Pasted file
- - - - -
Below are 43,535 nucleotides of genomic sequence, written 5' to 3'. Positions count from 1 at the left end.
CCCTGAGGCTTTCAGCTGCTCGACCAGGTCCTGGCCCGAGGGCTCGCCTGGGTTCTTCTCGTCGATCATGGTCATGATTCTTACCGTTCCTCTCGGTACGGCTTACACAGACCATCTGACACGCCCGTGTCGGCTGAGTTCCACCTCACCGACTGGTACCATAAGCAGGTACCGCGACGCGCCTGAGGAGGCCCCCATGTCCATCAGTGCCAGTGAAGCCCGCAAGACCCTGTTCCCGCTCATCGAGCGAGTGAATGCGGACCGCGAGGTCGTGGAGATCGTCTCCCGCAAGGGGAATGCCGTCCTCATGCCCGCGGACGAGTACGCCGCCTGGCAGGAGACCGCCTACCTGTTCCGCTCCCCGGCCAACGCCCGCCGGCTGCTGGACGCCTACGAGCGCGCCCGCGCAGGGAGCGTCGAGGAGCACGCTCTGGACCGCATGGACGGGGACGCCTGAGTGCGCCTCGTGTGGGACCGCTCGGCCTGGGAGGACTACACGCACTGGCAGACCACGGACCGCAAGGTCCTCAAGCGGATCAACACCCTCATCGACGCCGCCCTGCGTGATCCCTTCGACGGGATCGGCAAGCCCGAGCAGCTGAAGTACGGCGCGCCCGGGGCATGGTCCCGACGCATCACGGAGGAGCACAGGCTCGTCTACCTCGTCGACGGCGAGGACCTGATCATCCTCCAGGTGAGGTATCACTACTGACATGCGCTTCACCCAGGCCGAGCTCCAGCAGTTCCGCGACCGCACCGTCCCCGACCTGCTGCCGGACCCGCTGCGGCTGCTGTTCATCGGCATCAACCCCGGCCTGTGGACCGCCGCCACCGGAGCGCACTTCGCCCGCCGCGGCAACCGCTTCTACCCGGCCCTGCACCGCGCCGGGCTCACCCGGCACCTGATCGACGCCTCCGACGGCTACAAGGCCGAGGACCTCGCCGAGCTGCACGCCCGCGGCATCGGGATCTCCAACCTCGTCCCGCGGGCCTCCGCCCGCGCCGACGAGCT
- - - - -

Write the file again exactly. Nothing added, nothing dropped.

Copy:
Below are 43,535 nucleotides of genomic sequence, written 5' to 3'. Positions count from 1 at the left end.
CCCTGAGGCTTTCAGCTGCTCGACCAGGTCCTGGCCCGAGGGCTCGCCTGGGTTCTTCTCGTCGATCATGGTCATGATTCTTACCGTTCCTCTCGGTACGGCTTACACAGACCATCTGACACGCCCGTGTCGGCTGAGTTCCACCTCACCGACTGGTACCATAAGCAGGTACCGCGACGCGCCTGAGGAGGCCCCCATGTCCATCAGTGCCAGTGAAGCCCGCAAGACCCTGTTCCCGCTCATCGAGCGAGTGAATGCGGACCGCGAGGTCGTGGAGATCGTCTCCCGCAAGGGGAATGCCGTCCTCATGCCCGCGGACGAGTACGCCGCCTGGCAGGAGACCGCCTACCTGTTCCGCTCCCCGGCCAACGCCCGCCGGCTGCTGGACGCCTACGAGCGCGCCCGCGCAGGGAGCGTCGAGGAGCACGCTCTGGACCGCATGGACGGGGACGCCTGAGTGCGCCTCGTGTGGGACCGCTCGGCCTGGGAGGACTACACGCACTGGCAGACCACGGACCGCAAGGTCCTCAAGCGGATCAACACCCTCATCGACGCCGCCCTGCGTGATCCCTTCGACGGGATCGGCAAGCCCGAGCAGCTGAAGTACGGCGCGCCCGGGGCATGGTCCCGACGCATCACGGAGGAGCACAGGCTCGTCTACCTCGTCGACGGCGAGGACCTGATCATCCTCCAGGTGAGGTATCACTACTGACATGCGCTTCACCCAGGCCGAGCTCCAGCAGTTCCGCGACCGCACCGTCCCCGACCTGCTGCCGGACCCGCTGCGGCTGCTGTTCATCGGCATCAACCCCGGCCTGTGGACCGCCGCCACCGGAGCGCACTTCGCCCGCCGCGGCAACCGCTTCTACCCGGCCCTGCACCGCGCCGGGCTCACCCGGCACCTGATCGACGCCTCCGACGGCTACAAGGCCGAGGACCTCGCCGAGCTGCACGCCCGCGGCATCGGGATCTCCAACCTCGTCCCGCGGGCCTCCGCCCGCGCCGACGAGCT